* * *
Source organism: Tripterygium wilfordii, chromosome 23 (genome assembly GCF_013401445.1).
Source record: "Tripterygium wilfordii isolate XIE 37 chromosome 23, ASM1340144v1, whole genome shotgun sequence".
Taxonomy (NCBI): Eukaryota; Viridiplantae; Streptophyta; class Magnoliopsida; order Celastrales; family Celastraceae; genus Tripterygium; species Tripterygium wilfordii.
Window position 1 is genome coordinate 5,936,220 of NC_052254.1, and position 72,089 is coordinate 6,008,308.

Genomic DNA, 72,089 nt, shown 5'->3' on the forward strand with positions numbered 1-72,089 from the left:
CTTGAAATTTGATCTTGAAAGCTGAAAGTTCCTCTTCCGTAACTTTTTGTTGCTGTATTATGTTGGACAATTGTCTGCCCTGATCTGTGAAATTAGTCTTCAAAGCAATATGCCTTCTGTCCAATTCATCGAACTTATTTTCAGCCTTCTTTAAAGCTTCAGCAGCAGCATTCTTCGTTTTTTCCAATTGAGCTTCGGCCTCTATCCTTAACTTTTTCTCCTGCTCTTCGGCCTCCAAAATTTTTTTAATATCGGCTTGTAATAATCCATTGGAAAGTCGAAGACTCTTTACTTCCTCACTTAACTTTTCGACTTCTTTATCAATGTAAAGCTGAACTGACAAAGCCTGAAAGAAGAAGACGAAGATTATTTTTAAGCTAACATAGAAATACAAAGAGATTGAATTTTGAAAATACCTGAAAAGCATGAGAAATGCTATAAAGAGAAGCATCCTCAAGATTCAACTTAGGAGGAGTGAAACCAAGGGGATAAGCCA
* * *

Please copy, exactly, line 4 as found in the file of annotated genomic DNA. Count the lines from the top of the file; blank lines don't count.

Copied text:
Window position 1 is genome coordinate 5,936,220 of NC_052254.1, and position 72,089 is coordinate 6,008,308.